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Sermon: What is Jesus doing in the Temple? (Luke 2:22-24 & Romans 12:1-5)

Text: Luke 2:22-28; Romans 12:1-4
Presentation of our Lord.
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Grace to you and peace from God our Father and the Lord Jesus Christ.

Moses instructed that for 40 days after giving birth, a new mother “shall not touch any hallowed thing, nor come into the sanctuary until the days of her purifying are completed.” ( Lev. 12:4). Isn’t this a bit ironic in the case of the virgin Mary? For those 40 days, she was touching a holy thing. She was spending most of her time touching the Most Holy Thing you could handle, the Incarnate God himself. She doesn’t have much choice, though, does she? Who else will feed, change, and lovingly care for baby Jesus? Moses required a sacrifice because a mother brought a sinner into the world. So, she had to be purified. But that isn’t quite how it went with Mary. Her child was not a sinner. When the Holy Spirit comes upon a woman, and the power of the Most High overshadows her, she doesn’t need the purification. Even though Jesus shares in our flesh and blood, He does have our sin. Why does Mary need to be purified if Jesus is the sinless Son of God? Why are they in the Temple?

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Sermon: What Does Love Look Like? (1 Corinthians 12:32-13:13) 

Text: 1 Corinthians 12:32-13:13 
The Fourth Sunday after the Epiphany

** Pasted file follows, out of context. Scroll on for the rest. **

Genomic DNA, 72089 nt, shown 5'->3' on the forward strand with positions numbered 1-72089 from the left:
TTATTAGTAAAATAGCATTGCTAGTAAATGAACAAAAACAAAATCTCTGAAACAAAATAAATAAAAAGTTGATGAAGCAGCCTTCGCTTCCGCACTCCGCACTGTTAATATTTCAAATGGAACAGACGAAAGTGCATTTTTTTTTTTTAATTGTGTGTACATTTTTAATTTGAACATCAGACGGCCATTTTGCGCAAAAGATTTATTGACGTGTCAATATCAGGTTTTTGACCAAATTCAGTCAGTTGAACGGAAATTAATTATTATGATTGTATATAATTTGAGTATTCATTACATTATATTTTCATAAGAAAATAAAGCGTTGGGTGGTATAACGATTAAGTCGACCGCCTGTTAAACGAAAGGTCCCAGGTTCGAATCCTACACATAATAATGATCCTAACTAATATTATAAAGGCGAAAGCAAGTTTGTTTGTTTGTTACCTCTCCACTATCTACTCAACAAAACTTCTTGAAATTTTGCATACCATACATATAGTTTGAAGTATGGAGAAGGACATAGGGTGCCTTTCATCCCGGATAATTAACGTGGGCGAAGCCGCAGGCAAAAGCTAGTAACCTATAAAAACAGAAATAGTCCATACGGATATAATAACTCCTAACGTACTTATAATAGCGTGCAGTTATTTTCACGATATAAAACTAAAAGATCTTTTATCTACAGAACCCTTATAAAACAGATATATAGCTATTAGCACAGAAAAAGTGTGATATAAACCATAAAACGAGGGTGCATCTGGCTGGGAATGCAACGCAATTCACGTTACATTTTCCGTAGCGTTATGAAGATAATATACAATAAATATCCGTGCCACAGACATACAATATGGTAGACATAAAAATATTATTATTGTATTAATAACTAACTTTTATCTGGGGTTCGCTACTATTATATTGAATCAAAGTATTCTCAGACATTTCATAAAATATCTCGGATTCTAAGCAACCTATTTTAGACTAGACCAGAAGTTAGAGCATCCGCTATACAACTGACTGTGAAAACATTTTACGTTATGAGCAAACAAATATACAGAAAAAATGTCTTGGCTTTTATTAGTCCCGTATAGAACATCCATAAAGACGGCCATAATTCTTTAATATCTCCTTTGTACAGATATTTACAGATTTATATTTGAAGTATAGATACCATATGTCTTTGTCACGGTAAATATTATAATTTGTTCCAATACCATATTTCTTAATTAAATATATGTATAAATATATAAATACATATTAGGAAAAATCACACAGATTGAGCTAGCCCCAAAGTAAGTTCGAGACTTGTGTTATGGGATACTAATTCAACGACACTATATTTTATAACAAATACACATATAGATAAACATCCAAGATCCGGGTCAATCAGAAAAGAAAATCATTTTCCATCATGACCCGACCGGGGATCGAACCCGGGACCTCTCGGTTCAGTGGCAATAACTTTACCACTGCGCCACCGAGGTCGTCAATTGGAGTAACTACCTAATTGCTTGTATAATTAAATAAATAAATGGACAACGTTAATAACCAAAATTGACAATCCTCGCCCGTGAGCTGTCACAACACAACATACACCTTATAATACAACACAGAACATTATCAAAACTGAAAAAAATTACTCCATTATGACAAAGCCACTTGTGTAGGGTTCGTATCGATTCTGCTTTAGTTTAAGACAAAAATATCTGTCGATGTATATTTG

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Grace to you and peace from God our Father and the Lord Jesus Christ.

How many have heard our epistle lesson read in the context of a wedding? Paul’s beautiful description of love is familiar to us, but it isn’t about what Hollywood means by ‘love’. We use the word “love” to mean so many different things in different situations. I love my wife, and I love my kids. I also love Star Wars, shepherd’s pie, and the colour blue. The English word ‘love’ causes us all sorts of problems because a bunch of Greek words that all get translated as “love.”  

There’s storgé, the natural love and affection of a parent for their child. There is eros. That’s erotic love, romantic, passionate love. There is philos, the love between friends. Philadelphia is known as the city of brotherly love. Then there is agapé, the word used in today’s text. So, contrary to popular opinion, this is not a passage about romantic love. Our reading isn’t about the love between a husband and wife. This chapter is addressed to a divided and conflicted Christian congregation. Paul is displaying the kind of love that is essential for a community that seems to lack a lot of it. This morning we’re going to examine what that kind of love is. Just what does Christian love looks like?